Viral Abrogation of Stem Cell Transplantation Tolerance Causes Graft Rejection and Host Death by Different Mechanisms: A DissertationForman, Daron (2002-05-22)Tolerance-based stem cell transplantation using sub-lethal conditioning is being considered for the treatment of human disease, but safety and efficacy remain to be established. In order to study these two issues, we first established that mouse bone marrow recipients treated with sub-lethal irradiation plus transient blockade of the CD40-CD154 costimulatory pathway develop permanent hematopoietic chimerism across allogeneic barriers. Our conditioning regimen of 6 Gy irradiation, a short course of anti-CD154 mAb and 25 million fully allogeneic BALB/c bone marrow cells consistently produced long-term, stable, and multilineage chimerism in C57BL/6 recipients. Furthermore, chimeric mice displayed donor-specific transplantation tolerance, as BALB/c skin allografts were permanently accepted while third-party CBA/JCr skin allografts were promptly rejected. We next determined both the safety and efficacy of this protocol by infecting chimeric mice with lymphocytic choriomeningitis virus (LCMV) either at the time of transplantation or at several time points afterwards. Infection with LCMV at the time of transplantation prevented engraftment of allogeneic, but not syngeneic, bone marrow in similarly treated mice. Surprisingly, infected allograft recipients also failed to clear the virus and died. Post-mortem study revealed hypoplastic bone marrow and spleens. Hypoplasia and death in these mice required the combination of 6 Gy irradiation, LCMV infection on the day of transplantation, and an allogeneic bone marrow transplant but did not require the presence of anti-CDl54 mAb. Allochimeric mice infected with LCMV 15 days after transplantation were able to survive and maintain their bone marrow graft, indicating that the deleterious effects of LCMV infection on host and graft survival are confined to a narrow window of time during the tolerization and transplantation process. The final section of this thesis studied the mechanisms of graft rejection and death in sublethally irradiated recipients of allogeneic bone marrow and infection with LCMV at the time of bone marrow transplantation. Infection of interferon-α/β receptor knockout mice at the time of transplantation prevented the engraftment of allogeneic bone marrow, but the mice survived. Therefore, IFN-αβ is involved in the development of marrow hypoplasia and death, whereas a second mechanism is involved in blocking the development of chimerism in these mice. Through the use of depleting mAb's and knockout mice we demonstrate that three types of recipients survived and became chimeric after being given sublethal irradiation, anti-CD154 mAb, an allogeneic bone marrow transplant and a day 0 LCMV infection: mice depleted of CD8+ T cells, CD8 knockout mice, and TCR-αβ knockout mice. Our data indicate that the mediator of bone marrow allograft destruction in LCMV-infected mice treated with costimulatory blockade is a radioresistant CD8+ NK1.1- TCRαβ+ T cell. We conclude that a non-cytopathic viral infection at the time of transplantation can prevent engraftment of allogeneic bone marrow and result in the death of sub-lethally irradiated mice treated with costimulation blockade. The abrogation of allogeneic bone marrow engraftment is mediated by a population of CD8+ NK1.1- TCRαβ+ T cells and the mediator of hypoplasia and death is viral induction of IFN-αβ.
CD40-CD154 Blockade Facilitates Induction of Allogeneic Hematopoietic Chimerism and Transplantation Tolerance: A DissertationSeung, Edward (2003-05-14)Allogeneic hematopoietic chimerism leading to central tolerance has significant therapeutic potential. Establishment of hematopoietic chimerism created by stem cell transplantation has been shown to prevent and cure a number of autoimmune diseases and induce the most robust and long-lasting form of transplantation tolerance known. However, the realization of the vast clinical potential of hematopoietic chimerism for induction of transplantation tolerance has been impeded by the toxicity of the host conditioning regimen and the development of graft-versus-host disease (GVHD). This thesis describes the development of stem cell transplantation protocols that 1) reduce the host conditioning regimen; and 2) abrogate the development of GVHD. When applied to the treatment of autoimmune diabetic NOD mice, a model of type 1 diabetes, stem cell transplantation was able to 3) prevent autoimmune recurrence; and 4) permit curative pancreatic islet transplantation. I first describe a tolerance-based stem cell transplantation protocol that combines sub-lethal irradiation with transient blockade of the CD40-CD154 costimulatory pathway using an anti-CD154 antibody. With this protocol, I established hematopoietic chimerism in BALB/c mice transplanted with fully allogeneic C57BL/6 bone marrow. All chimeric mice treated with anti-CD154 antibody remained free of graft vs.host disease (GVHD) and accepted donor-origin but not third party skin allografts. It was similarly possible to create allogeneic hematopoietic chimerism in NOD/Lt mice with spontaneous autoimmune diabetes. Pancreatic islet allografts transplanted into chimeric NOD/Lt mice were resistant not only to allorejection but also to recurrence of autoimmunity. I conclude that it is possible to establish robust allogeneic hematopoietic chimerism in sub-lethally irradiated mice without subsequent GVHD by blocking the CD40-CD154 costimulatory pathway using as few as two injections of anti-CD154 antibody. I also conclude that chimerism created in this way generates donor-specific allograft tolerance and reverses the predisposition to recurrent autoimmune diabetes in NOD/Lt mice, enabling them to accept curative islet allografts. In order to further reduce the impediments associated with the implementation of allogeneic hematopoietic chimerism as a therapeutic modality, I adapted a costimulation blockade-based protocol developed for solid organ transplantation for use in stem cell transplantation. The protocol combines a donor-specific transfusion (DST) with anti-CD154 antibody to induce peripheral transplantation tolerance. When applied to stem cell transplantation, administration of DST, anti-CD154 antibody, and allogeneic bone marrow led to hematopoietic chimerism and central tolerance with no myeloablation (i.e. no radiation) and no GVHD in 3 different strains of mice. The development of donor-specific tolerance in this system was shown to involve deletion of both peripheral host alloreactive CD8+ T cells and nascent intrathymic alloreactive CD8+ T cells. In the absence of large numbers of host alloreactive CD8+ T cells, the cell transfusion that precedes transplantation need not be of donor-origin, suggesting that both allo-specific and non-allo-specific mechanisms regulate engraftment. Agents that interfere with peripheral transplantation tolerance partially impair establishment of chimerism. I conclude that robust allogeneic hematopoietic chimerism and central tolerance can be established in the absence of host myeloablative conditioning using a peripheral transplantation tolerance protocol.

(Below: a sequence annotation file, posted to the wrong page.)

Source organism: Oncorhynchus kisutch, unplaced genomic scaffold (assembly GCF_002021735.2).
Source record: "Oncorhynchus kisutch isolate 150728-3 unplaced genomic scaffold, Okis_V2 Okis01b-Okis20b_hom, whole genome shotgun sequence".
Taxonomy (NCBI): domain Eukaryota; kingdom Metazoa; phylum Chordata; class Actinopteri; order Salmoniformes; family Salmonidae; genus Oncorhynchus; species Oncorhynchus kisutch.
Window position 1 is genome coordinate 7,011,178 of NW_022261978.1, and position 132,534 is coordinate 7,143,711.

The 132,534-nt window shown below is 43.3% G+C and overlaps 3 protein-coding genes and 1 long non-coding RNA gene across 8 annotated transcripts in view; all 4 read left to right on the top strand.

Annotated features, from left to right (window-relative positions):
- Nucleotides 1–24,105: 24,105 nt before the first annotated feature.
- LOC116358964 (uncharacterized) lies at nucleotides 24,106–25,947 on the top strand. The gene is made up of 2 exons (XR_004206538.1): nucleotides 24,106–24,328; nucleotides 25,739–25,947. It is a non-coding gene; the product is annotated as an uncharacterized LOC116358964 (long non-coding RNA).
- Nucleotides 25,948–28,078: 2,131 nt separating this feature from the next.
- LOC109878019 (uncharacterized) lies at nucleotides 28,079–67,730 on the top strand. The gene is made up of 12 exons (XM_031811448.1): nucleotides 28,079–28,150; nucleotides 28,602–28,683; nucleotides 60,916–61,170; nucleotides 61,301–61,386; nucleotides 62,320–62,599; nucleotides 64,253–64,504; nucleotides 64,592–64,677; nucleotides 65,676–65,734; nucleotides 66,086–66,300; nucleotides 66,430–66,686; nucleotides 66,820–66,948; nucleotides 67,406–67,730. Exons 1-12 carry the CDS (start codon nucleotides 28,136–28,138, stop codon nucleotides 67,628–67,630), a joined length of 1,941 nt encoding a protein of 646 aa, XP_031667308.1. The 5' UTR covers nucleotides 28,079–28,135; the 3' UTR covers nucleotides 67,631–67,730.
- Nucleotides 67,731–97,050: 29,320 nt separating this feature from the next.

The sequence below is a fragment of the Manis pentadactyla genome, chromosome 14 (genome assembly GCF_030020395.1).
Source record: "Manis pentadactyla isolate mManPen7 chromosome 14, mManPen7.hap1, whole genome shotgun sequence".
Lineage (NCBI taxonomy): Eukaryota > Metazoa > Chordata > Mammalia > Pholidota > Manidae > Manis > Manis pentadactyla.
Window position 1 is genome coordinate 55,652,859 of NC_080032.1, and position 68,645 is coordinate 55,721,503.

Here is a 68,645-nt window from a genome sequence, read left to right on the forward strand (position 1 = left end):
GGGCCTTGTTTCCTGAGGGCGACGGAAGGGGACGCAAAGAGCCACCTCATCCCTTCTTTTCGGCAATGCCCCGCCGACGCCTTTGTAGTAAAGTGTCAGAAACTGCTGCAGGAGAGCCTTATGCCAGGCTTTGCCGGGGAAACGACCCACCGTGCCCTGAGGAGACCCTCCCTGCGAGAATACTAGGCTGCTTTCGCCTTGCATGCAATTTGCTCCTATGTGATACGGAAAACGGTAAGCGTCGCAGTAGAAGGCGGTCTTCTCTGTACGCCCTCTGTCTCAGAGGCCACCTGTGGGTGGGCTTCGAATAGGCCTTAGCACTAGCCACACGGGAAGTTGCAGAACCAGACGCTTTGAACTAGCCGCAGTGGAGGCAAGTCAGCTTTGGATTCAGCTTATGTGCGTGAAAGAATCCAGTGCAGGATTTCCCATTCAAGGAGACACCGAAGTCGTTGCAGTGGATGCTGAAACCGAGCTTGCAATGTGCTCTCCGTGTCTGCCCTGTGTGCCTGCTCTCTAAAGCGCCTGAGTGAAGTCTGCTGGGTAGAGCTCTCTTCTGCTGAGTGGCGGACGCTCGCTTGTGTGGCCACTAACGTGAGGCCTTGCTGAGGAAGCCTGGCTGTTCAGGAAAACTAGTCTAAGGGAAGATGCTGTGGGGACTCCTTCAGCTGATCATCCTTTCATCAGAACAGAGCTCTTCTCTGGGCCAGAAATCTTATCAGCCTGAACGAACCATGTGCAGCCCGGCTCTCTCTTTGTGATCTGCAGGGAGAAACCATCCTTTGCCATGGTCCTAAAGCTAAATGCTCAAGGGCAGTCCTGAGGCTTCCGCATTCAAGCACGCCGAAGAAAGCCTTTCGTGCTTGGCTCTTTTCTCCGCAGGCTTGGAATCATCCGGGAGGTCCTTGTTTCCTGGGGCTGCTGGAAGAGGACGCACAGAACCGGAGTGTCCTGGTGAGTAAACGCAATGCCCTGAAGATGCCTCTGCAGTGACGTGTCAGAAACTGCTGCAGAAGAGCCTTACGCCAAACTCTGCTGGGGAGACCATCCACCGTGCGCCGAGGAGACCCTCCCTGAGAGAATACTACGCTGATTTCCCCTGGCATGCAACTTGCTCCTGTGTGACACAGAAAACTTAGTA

Allogeneic hematopoietic chimerism in mice treated with sublethal myeloablation and anti-CD154 antibody: absence of graft-versus-host disease, induction of skin allograft tolerance, and prevention of recurrent autoimmunity in islet-allografted NOD/Lt miceSeung, Edward; Iwakoshi, Neal N.; Woda, Bruce A.; Markees, Thomas G.; Mordes, John P.; Rossini, Aldo A.; Greiner, Dale L. (2000-03-09)We describe a tolerance-based stem cell transplantation protocol that combines sublethal radiation with transient blockade of the CD40-CD154 costimulatory pathway using an anti-CD154 antibody. With this protocol, we established hematopoietic chimerism in BALB/c mice transplanted with fully allogeneic C57BL/6 bone marrow. The percentage of donor-origin mononuclear cells in recipients was more than 99%. In addition, all chimeric mice treated with anti-CD154 antibody remained free of graft-versus-host disease (GVHD) and accepted donor-origin but not third-party skin allografts. It was similarly possible to create allogeneic hematopoietic chimerism in NOD/Lt mice with spontaneous autoimmune diabetes. Pancreatic islet allografts transplanted into chimeric NOD/Lt mice were resistant not only to allorejection but also to recurrence of autoimmunity. We conclude that it is possible to establish robust allogeneic hematopoietic chimerism in sublethally irradiated mice without subsequent GVHD by blocking the CD40-CD154 costimulatory pathway using as few as 2 injections of anti-CD154 antibody. We also conclude that chimerism created in this way generates donor-specific allograft tolerance and reverses the predisposition to recurrent autoimmune diabetes in NOD/Lt mice, enabling them to accept curative islet allografts. (Blood. 2000;95:2175-2182)